Here’s an all too common varmint that may literally take the clothes off of our backs! Yes, the clothes moth is a highly destructive varmint, and if just one gets into your house and it’s a female about to lay eggs, you’re in for a world of hurt.
Despite its name, the adult clothes moth is not actually the one that eats clothes. No, the form of clothes moth that actually does eat them is the larva. A female clothes moth will lay up to 5,000 eggs in its lifetime before dying immediately (we don’t envy her lifestyle one bit). After these eggs hatch, that is when the most serious damage can occur to your wardrobe, because the appetite of the larva is massive compared to that of its adult form! Clothes moth larvae are the culprits behind holes and extreme damage done to any natural fiber, and they’ve been known to eat wool, silk, cotton, linen, fur, cashmere, feathers, hair, lint, brush bristles, carpet, and even pet hair.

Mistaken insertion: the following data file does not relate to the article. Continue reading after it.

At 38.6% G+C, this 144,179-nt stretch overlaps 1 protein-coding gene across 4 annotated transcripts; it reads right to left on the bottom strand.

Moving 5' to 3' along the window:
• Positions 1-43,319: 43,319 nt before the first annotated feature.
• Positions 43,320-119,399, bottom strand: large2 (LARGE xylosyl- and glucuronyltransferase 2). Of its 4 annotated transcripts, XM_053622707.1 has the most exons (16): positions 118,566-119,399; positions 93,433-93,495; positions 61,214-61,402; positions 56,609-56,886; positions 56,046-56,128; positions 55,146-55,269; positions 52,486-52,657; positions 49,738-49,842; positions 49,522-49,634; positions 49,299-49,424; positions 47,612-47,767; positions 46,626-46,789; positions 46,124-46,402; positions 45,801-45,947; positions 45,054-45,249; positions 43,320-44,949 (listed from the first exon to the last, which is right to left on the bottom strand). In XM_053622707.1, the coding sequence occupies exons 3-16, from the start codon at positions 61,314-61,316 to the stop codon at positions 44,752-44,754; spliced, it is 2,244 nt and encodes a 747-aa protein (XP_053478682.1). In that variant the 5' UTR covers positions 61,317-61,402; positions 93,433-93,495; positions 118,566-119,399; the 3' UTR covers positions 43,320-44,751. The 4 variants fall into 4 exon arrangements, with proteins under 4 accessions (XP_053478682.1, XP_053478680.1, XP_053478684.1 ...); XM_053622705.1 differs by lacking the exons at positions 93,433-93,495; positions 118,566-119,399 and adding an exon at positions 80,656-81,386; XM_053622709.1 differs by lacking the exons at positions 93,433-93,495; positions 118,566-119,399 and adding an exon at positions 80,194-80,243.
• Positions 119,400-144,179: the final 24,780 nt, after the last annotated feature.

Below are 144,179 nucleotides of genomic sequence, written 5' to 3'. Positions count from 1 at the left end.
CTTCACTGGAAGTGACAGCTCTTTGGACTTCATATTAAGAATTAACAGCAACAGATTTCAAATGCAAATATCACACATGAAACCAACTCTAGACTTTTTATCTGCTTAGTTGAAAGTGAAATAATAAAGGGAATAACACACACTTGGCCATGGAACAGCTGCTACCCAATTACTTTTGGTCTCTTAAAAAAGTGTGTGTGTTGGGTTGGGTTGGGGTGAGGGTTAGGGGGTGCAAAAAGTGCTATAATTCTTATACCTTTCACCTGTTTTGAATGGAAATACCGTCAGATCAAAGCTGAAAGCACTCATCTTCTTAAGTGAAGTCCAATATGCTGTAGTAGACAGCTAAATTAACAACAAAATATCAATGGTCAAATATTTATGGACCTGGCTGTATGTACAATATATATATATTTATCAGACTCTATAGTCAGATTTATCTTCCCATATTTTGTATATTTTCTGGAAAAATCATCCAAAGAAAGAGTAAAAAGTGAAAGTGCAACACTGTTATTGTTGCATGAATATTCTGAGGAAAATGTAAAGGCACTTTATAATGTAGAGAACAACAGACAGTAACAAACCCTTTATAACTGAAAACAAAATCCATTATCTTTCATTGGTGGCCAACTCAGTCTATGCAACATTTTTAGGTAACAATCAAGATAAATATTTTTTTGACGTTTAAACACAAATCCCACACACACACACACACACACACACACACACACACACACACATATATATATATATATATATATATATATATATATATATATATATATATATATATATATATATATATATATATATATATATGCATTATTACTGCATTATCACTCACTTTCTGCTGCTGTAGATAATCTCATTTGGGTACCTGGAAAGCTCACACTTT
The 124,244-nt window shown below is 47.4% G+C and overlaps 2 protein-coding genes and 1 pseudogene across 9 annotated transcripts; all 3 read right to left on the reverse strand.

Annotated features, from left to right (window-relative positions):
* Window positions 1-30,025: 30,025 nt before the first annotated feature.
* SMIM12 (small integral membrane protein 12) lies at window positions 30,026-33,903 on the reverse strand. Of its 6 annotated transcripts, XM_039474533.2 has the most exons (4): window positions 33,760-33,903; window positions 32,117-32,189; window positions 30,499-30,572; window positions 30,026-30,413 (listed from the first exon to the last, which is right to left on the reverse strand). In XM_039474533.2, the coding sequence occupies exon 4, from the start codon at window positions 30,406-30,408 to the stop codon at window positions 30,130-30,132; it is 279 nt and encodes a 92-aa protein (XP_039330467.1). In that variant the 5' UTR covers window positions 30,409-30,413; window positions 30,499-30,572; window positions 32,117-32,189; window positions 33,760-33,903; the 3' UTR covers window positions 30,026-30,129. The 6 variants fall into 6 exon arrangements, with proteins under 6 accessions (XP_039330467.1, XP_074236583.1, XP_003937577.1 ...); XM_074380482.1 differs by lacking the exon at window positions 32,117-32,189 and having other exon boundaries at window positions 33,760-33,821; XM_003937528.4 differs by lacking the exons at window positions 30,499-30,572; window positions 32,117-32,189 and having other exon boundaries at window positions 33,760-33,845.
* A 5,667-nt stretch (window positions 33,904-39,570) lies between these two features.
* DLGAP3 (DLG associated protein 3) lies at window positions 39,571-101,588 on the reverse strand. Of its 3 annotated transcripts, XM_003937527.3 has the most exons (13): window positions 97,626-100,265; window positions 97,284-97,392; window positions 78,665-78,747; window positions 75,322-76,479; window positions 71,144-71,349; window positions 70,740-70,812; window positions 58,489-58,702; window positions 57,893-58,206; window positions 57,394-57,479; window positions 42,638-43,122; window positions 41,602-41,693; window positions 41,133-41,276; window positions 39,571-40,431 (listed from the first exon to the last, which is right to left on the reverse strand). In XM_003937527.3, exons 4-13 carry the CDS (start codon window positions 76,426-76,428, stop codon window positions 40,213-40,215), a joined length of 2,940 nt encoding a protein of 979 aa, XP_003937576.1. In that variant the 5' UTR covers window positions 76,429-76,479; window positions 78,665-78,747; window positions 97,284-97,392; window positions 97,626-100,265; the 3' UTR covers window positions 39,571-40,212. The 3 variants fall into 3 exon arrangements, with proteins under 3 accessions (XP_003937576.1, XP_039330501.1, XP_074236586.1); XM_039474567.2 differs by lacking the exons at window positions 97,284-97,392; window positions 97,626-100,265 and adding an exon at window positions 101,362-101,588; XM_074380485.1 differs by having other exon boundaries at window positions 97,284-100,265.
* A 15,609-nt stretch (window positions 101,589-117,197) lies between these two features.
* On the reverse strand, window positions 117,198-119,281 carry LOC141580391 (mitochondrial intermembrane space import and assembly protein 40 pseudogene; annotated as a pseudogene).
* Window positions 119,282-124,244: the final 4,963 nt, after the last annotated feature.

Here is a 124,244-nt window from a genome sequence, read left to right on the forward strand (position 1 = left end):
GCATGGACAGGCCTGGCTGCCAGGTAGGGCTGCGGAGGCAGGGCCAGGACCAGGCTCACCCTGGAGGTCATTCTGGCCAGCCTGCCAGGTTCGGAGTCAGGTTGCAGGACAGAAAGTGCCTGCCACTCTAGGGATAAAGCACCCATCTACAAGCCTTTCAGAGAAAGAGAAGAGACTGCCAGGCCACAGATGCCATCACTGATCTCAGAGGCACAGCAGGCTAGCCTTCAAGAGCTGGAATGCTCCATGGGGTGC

It is usually dirty or moist laundry that attracts a clothes moth in the first place. Sweat from our bodies contains the salts and minerals a larva needs in order to survive.
Clothes moths can be easily identified as the types of butterflies you find indoors but aren’t nearly as pretty (although in some cases that’s really not quite true!). Clothes moths in particular are usually brown to gray in colouring, with the usual proboscis and antennae. Their larva bear a similar shape and size to rice grains.
Once a clothes moth infestation has settled in, there’s a lot of work to be done to exterminate the infestation given their hardiness and resistance to heat and cold. Solutions such as cedar oil will only work in the short term given that you must re-apply it to your home, and this only proves more expensive to you as time goes on. The only way to really get your moth situation under control and to get them out fully is by calling your local Pest Boss for proper clothes moth extermination. We’ll get you, varmints!